What Nik had to say: It’s unusual to see so famous a building become almost incidental to its setting. Pushing it into the background within the composition gives it a new twist, and speaks volumes about the way in which for those who live close to any landmark, be it the Statue of Liberty, Eiffel Tower or, here, the Taj Mahal, it’s often merely the backdrop to the comings and goings of everyday life. The photographer hasn’t let this remarkable site blind him to the greater story of human existence, with the acrobatic antics of the subjects themselves reminding us that it’s companionship and human interaction that brings true joy and meaning to our lives.


Second Place Choice: “Icy Winds” By Iris Waanders, Vught, Noord-Brabant, Netherlands

What Dave had to say: This image tells a real story. The low camera angle really makes you feel every exhausting step, and the snow blown onto the lens gives you a sense of how hard going things must have been. Shooting straight into the light makes for difficult photography, but it works here, and the black and white processing gives the frame a spartan, high-contrast feel that should make anyone reading this in front of a computer in a warm house feel fortunate.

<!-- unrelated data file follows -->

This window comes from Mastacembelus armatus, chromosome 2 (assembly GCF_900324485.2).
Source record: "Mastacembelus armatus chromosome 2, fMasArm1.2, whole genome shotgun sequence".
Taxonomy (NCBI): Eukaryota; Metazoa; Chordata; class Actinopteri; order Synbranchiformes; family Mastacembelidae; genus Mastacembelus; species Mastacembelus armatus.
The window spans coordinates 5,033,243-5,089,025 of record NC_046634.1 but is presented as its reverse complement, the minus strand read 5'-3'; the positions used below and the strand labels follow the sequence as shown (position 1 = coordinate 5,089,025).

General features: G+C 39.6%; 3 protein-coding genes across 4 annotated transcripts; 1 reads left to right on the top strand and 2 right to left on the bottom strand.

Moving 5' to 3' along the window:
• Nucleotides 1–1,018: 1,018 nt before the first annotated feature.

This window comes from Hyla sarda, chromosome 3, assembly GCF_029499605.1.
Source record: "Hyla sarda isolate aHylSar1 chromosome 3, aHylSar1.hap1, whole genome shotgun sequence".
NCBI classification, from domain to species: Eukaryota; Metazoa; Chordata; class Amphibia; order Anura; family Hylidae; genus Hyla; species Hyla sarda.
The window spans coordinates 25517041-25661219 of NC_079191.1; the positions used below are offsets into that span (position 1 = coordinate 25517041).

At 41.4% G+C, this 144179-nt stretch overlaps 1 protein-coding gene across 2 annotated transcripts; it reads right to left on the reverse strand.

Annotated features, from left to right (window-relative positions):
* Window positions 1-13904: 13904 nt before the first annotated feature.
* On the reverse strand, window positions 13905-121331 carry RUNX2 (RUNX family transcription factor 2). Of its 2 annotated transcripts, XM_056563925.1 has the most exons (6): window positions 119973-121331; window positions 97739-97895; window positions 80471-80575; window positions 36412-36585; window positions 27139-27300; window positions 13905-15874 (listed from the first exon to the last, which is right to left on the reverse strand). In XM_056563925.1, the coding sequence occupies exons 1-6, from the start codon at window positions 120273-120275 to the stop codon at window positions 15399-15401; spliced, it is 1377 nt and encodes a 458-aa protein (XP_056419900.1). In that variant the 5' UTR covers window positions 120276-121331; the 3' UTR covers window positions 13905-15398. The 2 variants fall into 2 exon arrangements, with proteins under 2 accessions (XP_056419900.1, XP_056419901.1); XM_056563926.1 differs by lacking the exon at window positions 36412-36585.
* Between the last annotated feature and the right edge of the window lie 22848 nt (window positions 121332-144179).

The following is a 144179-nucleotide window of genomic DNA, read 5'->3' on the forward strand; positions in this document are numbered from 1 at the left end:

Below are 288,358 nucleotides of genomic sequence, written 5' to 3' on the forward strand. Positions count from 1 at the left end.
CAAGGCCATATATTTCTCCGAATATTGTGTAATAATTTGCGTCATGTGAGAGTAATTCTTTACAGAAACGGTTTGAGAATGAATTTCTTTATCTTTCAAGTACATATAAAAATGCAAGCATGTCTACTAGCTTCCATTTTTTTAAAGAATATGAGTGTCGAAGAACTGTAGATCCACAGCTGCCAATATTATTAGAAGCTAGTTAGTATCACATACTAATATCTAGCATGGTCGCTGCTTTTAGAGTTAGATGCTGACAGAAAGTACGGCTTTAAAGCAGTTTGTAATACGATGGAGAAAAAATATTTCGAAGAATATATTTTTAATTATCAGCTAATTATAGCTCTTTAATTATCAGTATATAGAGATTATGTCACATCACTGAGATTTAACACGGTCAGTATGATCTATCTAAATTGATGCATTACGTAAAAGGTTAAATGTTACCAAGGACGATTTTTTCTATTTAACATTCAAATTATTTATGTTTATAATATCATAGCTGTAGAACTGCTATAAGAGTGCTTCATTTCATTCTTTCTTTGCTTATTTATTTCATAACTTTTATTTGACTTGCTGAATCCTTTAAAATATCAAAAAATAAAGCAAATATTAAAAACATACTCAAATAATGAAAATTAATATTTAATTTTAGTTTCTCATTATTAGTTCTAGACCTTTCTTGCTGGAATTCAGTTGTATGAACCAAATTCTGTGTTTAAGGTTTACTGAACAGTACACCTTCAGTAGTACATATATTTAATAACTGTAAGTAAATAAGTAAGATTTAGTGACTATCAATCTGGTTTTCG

What Nik had to say: It’s the imperfections in this photo that really make it work, with the spotting on the lens accentuating the extreme conditions in which it was shot. The photographer has perfectly balanced the lighting, despite shooting directly into the sun, while not losing detail in either hiker. The larger of our two walkers sits in a very traditional space to the right of the frame, but allowing the smaller, more distant man to come so close to leaving the image entirely makes the viewer question what might be just beyond the horizon, and ultimately helps us to be drawn in by, and engage with the subject matter.


Third Place: “Little Steps” By Sirsendu Gayen, Kolkata, West Bengal, India

What Dave had to say: Light is everything in this image. Waiting until the monk stepped into the patch of light on the steps has created an image with strong composition, and the wait for a human shape in this image has been well worth it.